Nowadays a lot of online review sites are increasing; the new challenge lies on the privacy of the users. Sites that have reviews are like Yelp or Tripadvisor, have become a great source of information for people that want to try a new restaurant or even are planning a trip. The information posted in these sites become public, i.e. for everyone to see and read, and in some cases the users disclose “private” information – like relationships, family, etc.
By doing reviews, customers start inadvertently disclosing private information in their reviews. Either the customer specifies that they went to a place with family or to celebrate a particular event of their lives or even that they went on a particular date, etc. To a certain point customers disclose their experience exchanges with the establishments and write everything on a review, leaving this information available for anyone that will search for it. These reviews are linked to the customers directly, therefore the customer becomes exposed to the establishment or to the world. There have been cases in which the establishments have attacked these customers via email and even via telephone, especially when the review has been a bad one. Once the information is out there in the world wide web there is no way of retrieving it or even blocking it. Once the information is out there, it’s out there for everyone to see. Where is the online privacy for the users of these sites? Seems that these sites don't care about online privacy, they just want whatever type of information for their benefit.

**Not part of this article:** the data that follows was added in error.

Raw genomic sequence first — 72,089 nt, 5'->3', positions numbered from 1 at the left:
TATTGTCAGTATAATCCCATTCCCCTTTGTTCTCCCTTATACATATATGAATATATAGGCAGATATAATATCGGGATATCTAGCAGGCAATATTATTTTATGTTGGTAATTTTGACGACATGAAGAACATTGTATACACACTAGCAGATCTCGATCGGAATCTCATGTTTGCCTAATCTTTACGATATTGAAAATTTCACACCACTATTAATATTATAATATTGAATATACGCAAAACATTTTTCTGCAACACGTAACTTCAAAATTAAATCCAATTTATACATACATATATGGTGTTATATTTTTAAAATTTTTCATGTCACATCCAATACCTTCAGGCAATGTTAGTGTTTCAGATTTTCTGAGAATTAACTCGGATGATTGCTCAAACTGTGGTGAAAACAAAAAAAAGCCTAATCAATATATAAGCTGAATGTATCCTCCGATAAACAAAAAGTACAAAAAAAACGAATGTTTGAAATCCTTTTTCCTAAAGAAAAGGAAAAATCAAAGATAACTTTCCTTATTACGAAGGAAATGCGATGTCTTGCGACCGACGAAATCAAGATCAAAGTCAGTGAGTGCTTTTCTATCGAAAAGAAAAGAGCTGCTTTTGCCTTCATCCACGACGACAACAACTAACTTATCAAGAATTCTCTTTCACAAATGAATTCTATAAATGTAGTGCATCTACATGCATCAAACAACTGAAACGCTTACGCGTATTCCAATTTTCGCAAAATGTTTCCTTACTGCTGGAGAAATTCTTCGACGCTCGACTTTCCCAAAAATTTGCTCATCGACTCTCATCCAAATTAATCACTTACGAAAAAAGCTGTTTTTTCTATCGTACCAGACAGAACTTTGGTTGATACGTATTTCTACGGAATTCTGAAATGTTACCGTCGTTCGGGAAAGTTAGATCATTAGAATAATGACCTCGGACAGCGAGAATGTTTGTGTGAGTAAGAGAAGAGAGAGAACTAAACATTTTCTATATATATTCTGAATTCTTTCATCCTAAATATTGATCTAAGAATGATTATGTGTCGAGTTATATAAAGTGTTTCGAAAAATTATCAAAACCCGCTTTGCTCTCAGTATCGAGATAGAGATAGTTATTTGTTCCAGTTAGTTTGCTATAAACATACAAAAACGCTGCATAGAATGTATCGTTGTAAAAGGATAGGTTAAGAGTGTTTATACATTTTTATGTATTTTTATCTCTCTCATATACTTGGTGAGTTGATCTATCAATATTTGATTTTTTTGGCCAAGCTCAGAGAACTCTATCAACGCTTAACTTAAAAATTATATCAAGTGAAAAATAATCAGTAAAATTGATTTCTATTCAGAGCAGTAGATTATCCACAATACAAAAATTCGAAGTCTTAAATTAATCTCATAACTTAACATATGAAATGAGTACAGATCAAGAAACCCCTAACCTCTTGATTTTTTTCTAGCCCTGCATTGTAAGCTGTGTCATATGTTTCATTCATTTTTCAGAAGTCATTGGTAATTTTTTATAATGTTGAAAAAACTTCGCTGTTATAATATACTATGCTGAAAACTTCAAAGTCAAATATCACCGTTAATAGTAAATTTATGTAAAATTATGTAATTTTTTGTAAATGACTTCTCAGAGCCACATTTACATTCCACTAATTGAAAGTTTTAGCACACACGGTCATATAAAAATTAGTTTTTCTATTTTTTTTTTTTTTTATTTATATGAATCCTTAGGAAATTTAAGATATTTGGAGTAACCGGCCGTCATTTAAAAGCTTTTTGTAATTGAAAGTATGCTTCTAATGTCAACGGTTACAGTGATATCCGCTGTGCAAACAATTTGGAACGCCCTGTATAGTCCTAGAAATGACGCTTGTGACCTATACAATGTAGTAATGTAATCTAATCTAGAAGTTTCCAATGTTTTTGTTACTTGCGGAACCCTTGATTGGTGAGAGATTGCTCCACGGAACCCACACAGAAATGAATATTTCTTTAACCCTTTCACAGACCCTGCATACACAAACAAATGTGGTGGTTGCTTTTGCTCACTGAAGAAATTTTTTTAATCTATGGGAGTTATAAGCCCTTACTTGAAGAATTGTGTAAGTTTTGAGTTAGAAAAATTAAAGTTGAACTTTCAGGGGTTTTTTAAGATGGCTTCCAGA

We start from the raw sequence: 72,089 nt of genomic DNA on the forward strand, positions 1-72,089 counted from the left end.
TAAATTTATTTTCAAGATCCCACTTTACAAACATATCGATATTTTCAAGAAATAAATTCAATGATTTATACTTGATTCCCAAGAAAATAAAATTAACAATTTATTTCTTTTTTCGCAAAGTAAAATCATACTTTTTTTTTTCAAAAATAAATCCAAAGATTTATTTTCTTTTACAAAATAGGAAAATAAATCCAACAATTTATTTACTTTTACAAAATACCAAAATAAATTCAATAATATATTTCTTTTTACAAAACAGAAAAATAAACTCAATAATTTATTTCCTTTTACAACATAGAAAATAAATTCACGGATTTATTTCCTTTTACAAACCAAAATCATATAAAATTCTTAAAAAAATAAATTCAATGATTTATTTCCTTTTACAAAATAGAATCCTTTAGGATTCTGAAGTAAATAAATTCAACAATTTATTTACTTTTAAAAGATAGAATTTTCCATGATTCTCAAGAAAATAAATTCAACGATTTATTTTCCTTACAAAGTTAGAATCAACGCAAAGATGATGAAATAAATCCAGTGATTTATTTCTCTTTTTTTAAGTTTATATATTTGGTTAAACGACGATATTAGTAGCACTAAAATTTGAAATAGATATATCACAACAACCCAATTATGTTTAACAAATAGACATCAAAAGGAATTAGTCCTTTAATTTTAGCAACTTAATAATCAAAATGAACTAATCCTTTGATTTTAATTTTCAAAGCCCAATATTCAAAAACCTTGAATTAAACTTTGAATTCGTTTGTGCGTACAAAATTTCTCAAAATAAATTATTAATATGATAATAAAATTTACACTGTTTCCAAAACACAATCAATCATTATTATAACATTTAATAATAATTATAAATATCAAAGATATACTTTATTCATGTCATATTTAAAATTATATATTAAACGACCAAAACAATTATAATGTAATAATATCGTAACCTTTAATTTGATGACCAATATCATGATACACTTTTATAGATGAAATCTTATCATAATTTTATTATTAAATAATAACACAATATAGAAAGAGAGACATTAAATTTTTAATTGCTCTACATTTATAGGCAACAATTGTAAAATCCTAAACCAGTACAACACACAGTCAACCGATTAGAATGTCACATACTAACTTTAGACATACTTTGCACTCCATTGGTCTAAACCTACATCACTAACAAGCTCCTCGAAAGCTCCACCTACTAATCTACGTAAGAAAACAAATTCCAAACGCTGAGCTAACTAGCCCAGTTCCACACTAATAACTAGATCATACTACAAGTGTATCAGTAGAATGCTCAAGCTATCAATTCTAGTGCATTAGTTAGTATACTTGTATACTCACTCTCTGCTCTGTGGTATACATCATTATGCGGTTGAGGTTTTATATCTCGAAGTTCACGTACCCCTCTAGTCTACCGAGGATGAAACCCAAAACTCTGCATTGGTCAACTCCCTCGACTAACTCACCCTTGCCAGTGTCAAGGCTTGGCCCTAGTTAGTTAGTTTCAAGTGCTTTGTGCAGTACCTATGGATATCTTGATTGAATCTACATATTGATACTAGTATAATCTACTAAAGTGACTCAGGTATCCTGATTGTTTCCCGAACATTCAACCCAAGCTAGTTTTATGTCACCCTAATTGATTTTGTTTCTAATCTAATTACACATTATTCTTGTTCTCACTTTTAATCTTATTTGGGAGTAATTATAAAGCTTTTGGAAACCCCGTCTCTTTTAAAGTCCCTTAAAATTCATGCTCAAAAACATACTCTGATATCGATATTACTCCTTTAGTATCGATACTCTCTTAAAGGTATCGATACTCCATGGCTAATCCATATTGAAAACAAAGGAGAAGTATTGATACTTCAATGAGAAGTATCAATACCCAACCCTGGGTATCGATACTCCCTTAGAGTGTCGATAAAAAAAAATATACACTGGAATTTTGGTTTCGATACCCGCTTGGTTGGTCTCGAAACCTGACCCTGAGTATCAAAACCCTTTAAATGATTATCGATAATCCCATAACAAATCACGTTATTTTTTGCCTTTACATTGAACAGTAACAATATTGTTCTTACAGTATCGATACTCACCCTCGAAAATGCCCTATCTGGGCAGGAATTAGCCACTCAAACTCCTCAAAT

Sites like Yelp have their members put their first names and the first initial of their last name on their profile. Plus the site also mentions that when the member makes its profile more “credible” meaning putting a real picture of you will make the account a more “real” one. So much for online privacy, there is no privacy here. I think that to a point these sites are trying to make the information more credible when the site knows that when they are linked to a real name person and make that person accountable for the information.
Yelp motto is: Real Reviews, Real People. Have sites become revealers of who the customers are and make customers feel that the only way to express themselves is by showing their identity? and make their customers feel they are exposed? Has society come to a point in which people have to reveal they identities to make their opinions to be considered in the real world? What will be next?
Miyazki, Anthony. Is "Online Privacy" the Ultimate Oxymoron?